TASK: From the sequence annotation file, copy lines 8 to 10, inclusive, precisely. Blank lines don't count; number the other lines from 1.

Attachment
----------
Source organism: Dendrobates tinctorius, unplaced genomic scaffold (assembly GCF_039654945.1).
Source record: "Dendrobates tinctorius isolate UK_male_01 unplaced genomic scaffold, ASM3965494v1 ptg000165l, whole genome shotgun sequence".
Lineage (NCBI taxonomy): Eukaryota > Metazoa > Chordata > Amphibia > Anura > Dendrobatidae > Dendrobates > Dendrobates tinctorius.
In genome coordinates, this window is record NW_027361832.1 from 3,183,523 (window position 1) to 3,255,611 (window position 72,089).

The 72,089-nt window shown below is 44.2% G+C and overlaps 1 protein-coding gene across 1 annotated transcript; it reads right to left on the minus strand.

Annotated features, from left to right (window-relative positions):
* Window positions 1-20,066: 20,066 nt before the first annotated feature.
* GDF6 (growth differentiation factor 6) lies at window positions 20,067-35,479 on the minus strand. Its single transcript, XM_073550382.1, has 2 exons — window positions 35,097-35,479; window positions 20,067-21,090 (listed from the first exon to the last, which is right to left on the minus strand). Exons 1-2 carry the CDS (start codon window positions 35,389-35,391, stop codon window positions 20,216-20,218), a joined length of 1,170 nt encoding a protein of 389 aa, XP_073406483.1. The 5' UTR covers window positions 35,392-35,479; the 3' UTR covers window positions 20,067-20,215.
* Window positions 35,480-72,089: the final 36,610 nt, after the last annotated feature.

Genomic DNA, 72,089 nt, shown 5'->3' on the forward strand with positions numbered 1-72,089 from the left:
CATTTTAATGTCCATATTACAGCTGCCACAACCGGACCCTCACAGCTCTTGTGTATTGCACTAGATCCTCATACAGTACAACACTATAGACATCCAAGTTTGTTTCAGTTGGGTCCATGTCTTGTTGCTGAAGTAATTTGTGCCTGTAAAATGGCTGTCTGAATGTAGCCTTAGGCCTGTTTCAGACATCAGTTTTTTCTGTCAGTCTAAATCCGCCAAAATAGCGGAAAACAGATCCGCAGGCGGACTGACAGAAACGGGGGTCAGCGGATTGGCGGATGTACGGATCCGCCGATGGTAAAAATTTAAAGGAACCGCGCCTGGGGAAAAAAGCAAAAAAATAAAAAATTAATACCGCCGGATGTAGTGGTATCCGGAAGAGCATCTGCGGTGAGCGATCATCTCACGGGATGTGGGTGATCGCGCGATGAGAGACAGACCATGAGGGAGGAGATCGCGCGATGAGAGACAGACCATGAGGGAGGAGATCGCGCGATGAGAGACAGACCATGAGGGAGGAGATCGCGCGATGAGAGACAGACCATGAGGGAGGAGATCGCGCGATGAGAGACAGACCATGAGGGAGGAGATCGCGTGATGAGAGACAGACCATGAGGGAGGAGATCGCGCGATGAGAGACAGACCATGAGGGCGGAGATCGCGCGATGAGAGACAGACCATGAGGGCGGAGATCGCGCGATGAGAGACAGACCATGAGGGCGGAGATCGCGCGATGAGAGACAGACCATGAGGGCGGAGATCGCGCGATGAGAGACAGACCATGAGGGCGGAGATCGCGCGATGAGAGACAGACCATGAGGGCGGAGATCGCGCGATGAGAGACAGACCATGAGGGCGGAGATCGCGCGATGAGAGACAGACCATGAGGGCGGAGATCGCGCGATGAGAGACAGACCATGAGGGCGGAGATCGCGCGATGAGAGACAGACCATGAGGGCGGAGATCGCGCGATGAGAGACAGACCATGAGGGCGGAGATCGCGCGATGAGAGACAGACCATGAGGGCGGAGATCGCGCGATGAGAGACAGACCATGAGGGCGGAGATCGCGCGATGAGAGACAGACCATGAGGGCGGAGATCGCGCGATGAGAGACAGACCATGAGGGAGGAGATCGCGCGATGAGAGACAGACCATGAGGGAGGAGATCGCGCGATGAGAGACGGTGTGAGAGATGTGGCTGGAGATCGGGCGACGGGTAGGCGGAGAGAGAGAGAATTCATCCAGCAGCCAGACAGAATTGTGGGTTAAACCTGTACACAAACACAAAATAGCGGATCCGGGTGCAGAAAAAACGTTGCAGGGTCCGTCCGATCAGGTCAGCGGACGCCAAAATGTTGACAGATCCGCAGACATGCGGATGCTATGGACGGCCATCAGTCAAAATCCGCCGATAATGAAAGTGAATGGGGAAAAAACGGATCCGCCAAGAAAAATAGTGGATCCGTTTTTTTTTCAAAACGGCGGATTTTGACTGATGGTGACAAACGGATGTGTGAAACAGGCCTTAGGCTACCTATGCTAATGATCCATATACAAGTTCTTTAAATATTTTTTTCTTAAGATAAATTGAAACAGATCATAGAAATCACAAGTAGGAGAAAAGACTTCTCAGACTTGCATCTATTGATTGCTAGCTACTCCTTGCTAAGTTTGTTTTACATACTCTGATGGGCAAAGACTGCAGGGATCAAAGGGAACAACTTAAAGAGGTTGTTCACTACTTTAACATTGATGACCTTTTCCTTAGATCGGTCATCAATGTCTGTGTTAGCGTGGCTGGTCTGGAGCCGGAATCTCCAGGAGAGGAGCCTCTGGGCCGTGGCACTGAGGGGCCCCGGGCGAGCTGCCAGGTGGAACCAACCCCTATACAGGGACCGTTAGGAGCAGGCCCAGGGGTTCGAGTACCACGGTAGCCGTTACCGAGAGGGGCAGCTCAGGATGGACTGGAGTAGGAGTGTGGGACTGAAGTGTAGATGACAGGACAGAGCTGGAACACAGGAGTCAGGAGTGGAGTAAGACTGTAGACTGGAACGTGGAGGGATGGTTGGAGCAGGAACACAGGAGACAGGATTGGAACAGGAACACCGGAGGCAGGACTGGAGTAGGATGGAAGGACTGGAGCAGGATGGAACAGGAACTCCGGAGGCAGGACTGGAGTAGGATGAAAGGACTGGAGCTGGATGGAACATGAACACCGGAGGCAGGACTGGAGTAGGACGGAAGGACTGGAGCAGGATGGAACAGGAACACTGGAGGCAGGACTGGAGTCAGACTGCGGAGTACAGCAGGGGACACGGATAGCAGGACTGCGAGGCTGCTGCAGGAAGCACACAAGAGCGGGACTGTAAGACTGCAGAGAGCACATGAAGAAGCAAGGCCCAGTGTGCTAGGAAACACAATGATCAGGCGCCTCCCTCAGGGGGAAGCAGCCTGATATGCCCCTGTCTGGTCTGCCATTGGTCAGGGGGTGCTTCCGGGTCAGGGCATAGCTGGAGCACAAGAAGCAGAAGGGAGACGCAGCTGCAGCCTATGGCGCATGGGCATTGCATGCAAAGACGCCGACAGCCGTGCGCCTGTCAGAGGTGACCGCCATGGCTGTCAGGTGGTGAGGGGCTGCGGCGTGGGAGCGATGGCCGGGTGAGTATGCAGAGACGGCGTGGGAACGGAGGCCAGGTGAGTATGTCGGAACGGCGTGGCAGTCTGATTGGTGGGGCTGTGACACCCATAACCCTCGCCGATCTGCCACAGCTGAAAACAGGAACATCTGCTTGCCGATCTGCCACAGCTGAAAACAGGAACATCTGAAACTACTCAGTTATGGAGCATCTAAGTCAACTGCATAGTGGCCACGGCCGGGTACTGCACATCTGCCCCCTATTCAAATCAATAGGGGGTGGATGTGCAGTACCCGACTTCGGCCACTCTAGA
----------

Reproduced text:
* GDF6 (growth differentiation factor 6) lies at window positions 20,067-35,479 on the minus strand. Its single transcript, XM_073550382.1, has 2 exons — window positions 35,097-35,479; window positions 20,067-21,090 (listed from the first exon to the last, which is right to left on the minus strand). Exons 1-2 carry the CDS (start codon window positions 35,389-35,391, stop codon window positions 20,216-20,218), a joined length of 1,170 nt encoding a protein of 389 aa, XP_073406483.1. The 5' UTR covers window positions 35,392-35,479; the 3' UTR covers window positions 20,067-20,215.
* Window positions 35,480-72,089: the final 36,610 nt, after the last annotated feature.

Genomic DNA, 72,089 nt, shown 5'->3' on the forward strand with positions numbered 1-72,089 from the left: